You can find the „100 Days of LotD“ mission statement [ here ].
The biggest problem with ’switching to Linux‘ is that there are so many of them. The popularity ranking of DistroWatch.com lists a total of 276 distributions, and I am pretty sure there are some more out there (RHEL, for instance, is not listed at all). This is somewhat overwhelming for your average Windows user who usually only ever has the choice (if at all) between Home and Professional, the latter offering more features but the same overall user experience as the former. MacOS users are even less spoiled for choice.
Narrowing the search
So how does one go about choosing a Linux distro for personal use? Asking those ‚in the know‘ is not really an option – I tried that years ago and got more questions than answers. Going with the ratings like the one linked above only helps so far, because sometimes the differences between two distributions are not easy to spot but will bite you later if you do not choose wisely. There is *some* help in this matter to be found, like, for instance, the Distro Chooser but you still are left with dozens of equally fitting distros to choose from.
The most important parameters
At the end of the day, it’s down to four parameters:
- The parent distro (Debian for Ubuntu and Mint, RHEL for Fedora and CentOS, nothing for Arch etc.). From ‚Joe User‘ point of view, this one may be something for the ‚true believers‘ but when it comes to support for third party packages, it may be helpful to know where the roots of your chosen distro lie. I have not enough knowledge about the inner workings of Linux to feel that I must differentiate here.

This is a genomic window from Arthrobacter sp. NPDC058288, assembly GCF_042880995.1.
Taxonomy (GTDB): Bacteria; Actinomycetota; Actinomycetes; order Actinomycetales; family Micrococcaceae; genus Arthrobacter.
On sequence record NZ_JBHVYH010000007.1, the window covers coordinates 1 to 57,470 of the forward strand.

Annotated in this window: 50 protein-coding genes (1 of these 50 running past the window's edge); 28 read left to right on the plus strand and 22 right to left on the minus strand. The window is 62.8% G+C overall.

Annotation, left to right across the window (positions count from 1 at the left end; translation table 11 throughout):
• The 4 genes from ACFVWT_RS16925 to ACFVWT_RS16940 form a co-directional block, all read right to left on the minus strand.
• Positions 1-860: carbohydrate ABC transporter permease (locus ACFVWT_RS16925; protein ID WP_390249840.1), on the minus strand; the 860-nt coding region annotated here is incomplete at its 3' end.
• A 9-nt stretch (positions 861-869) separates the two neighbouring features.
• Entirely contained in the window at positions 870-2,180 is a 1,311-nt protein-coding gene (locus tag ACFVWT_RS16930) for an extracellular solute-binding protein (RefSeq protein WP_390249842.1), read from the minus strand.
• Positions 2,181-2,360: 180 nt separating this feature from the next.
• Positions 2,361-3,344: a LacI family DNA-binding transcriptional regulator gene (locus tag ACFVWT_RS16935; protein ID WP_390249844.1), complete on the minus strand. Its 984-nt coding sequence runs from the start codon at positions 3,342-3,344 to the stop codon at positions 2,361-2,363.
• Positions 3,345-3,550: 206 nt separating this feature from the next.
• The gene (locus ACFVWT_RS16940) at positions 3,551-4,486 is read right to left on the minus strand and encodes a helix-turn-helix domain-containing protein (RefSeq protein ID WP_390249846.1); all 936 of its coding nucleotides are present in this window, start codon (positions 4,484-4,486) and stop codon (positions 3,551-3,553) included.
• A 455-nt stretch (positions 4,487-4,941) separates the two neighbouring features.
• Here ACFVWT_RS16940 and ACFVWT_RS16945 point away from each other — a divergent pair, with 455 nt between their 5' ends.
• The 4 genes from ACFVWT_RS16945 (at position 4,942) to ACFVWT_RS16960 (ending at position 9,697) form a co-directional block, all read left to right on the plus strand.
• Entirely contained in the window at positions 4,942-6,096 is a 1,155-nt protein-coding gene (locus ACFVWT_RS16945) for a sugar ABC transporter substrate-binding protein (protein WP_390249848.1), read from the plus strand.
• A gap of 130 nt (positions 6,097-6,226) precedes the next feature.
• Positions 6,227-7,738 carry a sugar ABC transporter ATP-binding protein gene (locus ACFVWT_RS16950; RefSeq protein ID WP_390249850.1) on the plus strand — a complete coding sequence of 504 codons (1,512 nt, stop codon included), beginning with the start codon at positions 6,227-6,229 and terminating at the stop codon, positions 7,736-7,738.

- The desktop environment. Many distros will allow for multiple desktop managers, even installed side by side, but most have their preferred flavour. Although I have used Ubuntu on many occasions, I never came to like Gnome, even if it does have some nice applications on board and offers good UX on small screens. Of the alternatives, KDE Plasma is what resembles Windows 10 the most; Cinnamon sits somewhere in between, while Pantheon certainly looks similar to MacOS, at least from the Windows user’s perspective. There is a short but nice comparison to be found here, I played around with the four I mentioned and I feel that KDE Plasma might be the best fit.